Threat of TB
India continues to have the world’s highest number of TB cases with underdiagnosis eclipsing progress of disease resistance.
Globally, there were 10.4 million tuberculosis (TB) cases in 2016. Southeast Asia, alone, accounted for nearly half of the world's TB burden, reporting an estimated 4.74 million cases with deaths of about 784,000 people.
According to the World Health Organisation's global TB report, titled, 'Bending the curve: ending TB', the disease is the "single largest killer in the 15 to 49 year age group", striking people in their most productive years.
"Since 1990, TB has remained the topmost reason for work days lost. Fighting TB is like fighting poverty. Evidence suggests that for every dollar invested in TB, the return is US$ 43. It makes great economic sense to end this malady," says Poonam Khetrapal Singh, Regional Director of WHO, Southeast Asia.
India continues to have the highest number of TB cases in the world, revealed the TB report released on October 30. India, along with six other countries—Indonesia, China, The Philippines, Pakistan, Nigeria, and South Africa—accounted for 64 per cent of the total burden.
While 45 per cent of new TB cases occurred in Asia, 25 per cent of the new cases were reported in Africa. In 2016, out of an estimated 2.8 million TB patients in India, 423,000 patients are estimated to have succumbed to the illness. Moreover, out of 2.8 million patients, only 1,938,158 cases were notified in the public and private sector in India, leading to 850,000 cases missing out on the treatment options.
Multidrug-resistant TB (MDR-TB) remains a crisis. Globally, according to the WHO estimates, there were 600,000 new TB cases with resistance to rifampicin, the most effective first-line drug. Out of 600,000 new cases, 490,000 had MDR-TB. Almost half of these cases were reported in India, China, and Russia
The emergence of drug-resistant TB has opened up another challenge: curing it with traditional therapeutics. Only 52 per cent of MDR-TB patients around the world were successfully treated. That figure dropped to 49 per cent in Southeast Asia.
Globally, an estimated 250,000 people died of drug-resistant tuberculosis (DR-TB), in 2016. The number of MDR-TB cases detected worldwide represented only 37 per cent of the estimated 340,000 MDR/RR-TB cases among pulmonary TB patients.
Despite high TB burden, the supply chain function has long been neglected. According to The Union, a voluntary scientific organisation, the supply chain for second-line drugs (SLDs) for DR-TB "is fraught with other problems that make it even more difficult to ensure patients are able to receive treatment, let alone to scale up access to diagnosis and treatment for all those who need it".
In India, a new anti-TB drug, bedaquiline, was introduced in 2016, under the Conditional Access Programme (CAP) to improve the outcome of the drug-resistant TB treatment. Between 2000 and 2014, there have been significant improvements in the diagnosis and treatment of TB, saving 43 million lives worldwide. But this piece of good news is eclipsed by the fact that "of the estimated 10.4 million new cases, only 6.3 million were detected and officially notified in 2016, leaving a gap of 4.1 million".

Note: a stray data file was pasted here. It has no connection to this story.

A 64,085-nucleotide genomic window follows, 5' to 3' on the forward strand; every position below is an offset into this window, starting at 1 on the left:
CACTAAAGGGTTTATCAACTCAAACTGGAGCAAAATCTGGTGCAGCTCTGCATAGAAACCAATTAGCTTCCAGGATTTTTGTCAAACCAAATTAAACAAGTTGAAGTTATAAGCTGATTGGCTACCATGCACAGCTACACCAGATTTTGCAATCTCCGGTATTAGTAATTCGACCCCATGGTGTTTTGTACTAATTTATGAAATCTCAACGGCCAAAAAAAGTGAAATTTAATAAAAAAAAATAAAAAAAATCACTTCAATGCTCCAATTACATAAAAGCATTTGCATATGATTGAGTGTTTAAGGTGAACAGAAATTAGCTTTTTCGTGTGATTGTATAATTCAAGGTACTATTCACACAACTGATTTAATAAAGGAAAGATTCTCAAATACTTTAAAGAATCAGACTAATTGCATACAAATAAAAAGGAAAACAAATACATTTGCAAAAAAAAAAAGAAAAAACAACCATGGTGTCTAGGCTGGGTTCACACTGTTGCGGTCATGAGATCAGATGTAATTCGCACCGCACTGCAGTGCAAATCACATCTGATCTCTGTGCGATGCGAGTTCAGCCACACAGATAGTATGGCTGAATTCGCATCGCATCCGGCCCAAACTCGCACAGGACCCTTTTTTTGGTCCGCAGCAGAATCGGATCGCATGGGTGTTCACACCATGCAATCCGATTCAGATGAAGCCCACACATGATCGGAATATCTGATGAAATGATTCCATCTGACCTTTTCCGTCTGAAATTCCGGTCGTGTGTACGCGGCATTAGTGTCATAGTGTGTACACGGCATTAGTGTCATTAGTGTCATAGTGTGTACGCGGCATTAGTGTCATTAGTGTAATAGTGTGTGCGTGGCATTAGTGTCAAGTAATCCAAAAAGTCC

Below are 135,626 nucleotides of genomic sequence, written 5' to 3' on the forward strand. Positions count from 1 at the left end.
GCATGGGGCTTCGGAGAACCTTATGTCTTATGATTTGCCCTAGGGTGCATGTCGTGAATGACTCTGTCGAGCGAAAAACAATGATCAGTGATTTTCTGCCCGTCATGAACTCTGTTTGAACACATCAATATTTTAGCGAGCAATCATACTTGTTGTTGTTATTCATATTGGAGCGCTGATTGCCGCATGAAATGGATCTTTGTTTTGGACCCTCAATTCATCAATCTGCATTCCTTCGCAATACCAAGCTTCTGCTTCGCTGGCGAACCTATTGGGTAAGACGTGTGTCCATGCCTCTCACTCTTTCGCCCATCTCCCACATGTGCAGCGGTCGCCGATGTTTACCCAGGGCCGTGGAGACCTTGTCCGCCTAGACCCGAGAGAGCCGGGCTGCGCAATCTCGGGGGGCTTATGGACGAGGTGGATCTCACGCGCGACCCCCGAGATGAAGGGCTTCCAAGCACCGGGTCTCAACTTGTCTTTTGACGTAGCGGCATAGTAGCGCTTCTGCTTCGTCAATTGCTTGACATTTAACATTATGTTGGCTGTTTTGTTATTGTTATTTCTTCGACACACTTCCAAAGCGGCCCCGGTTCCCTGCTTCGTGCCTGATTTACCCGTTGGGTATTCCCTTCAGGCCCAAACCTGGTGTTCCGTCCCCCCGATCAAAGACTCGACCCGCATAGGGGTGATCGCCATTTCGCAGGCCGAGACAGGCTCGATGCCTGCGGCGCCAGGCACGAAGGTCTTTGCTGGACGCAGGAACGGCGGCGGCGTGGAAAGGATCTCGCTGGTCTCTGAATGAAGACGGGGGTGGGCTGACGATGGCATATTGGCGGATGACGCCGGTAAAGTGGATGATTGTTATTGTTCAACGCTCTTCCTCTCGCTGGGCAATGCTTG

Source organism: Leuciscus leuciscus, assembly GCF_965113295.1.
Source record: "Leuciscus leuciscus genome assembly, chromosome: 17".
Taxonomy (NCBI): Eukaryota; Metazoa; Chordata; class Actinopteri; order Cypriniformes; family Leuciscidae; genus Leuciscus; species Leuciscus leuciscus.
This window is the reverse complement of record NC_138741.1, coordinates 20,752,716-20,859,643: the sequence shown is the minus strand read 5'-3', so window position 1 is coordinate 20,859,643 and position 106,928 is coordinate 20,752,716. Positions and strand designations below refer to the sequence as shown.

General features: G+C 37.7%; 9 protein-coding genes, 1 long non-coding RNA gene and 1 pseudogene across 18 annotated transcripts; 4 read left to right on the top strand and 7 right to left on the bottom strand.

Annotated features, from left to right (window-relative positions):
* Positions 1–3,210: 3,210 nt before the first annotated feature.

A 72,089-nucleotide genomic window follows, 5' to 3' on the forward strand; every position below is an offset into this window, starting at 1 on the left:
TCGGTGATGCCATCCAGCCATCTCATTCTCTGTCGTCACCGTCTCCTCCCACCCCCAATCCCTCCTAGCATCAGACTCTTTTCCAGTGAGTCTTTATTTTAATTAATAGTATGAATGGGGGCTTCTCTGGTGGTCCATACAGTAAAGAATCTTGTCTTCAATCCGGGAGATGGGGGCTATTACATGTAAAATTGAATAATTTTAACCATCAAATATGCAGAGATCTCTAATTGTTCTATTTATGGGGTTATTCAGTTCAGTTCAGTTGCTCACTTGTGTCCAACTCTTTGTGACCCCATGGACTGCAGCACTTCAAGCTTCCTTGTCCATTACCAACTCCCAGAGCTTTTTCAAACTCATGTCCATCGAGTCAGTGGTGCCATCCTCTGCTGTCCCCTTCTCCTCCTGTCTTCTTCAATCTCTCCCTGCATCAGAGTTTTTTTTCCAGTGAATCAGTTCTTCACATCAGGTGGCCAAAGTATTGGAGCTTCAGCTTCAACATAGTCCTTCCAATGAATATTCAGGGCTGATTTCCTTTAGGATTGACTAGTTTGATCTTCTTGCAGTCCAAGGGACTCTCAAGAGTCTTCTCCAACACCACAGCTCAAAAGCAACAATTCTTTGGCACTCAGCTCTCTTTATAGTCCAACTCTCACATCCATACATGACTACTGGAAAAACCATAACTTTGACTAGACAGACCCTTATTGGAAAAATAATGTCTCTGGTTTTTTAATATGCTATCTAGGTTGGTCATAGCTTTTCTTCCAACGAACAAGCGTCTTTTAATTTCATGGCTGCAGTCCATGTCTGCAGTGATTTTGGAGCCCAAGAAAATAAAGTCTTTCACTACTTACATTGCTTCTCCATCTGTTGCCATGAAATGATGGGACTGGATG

Underreporting and underdiagnosis of TB cases continue to be a challenge, especially in countries with unregulated private sectors and weak health systems. The WHO report claimed that India, Indonesia, and Nigeria accounted for almost 50 per cent of this global gap.
A lack of data collection capacity, which leads to the neglect of TB monitoring and underreporting, remains a hurdle in accurately measuring the TB burden in Southeast Asia, which has a target of reducing TB deaths by 90 per cent and incidence rates by 80 per cent, by 2030, compared to 2015.
In Thailand, for example, which reported 117,000 new cases and 12,000 deaths in 2016, underdiagnosis and underreporting led to the notification gap of at least 50,000 cases. Although there are no precise estimates on childhood TB in Bangladesh, it is assumed that childhood TB is underdiagnosed and drug-resistant TB is growing.
Excess dependence on donors
Globally, investments in TB prevention and care in low and middle-income countries fell almost $2.3 billion short of the $9.2 billion needed. Moreover, at least an additional $1.2 billion per year is needed to accelerate the development of new diagnostics, medicines and vaccines, says the report.
"Shortfalls in TB funding are one of the main reasons why progress is not fast enough to be on track to reach the end TB targets," Katherine Floyd, coordinator of WHO's Monitoring and Evaluation Unit at the Global TB Programme, said.
"Over-reliance on donors and insufficient resource mobilisation even in countries with small funding gaps" is an issue the report highlighted.
(The views expressed are strictly of Down to Earth.)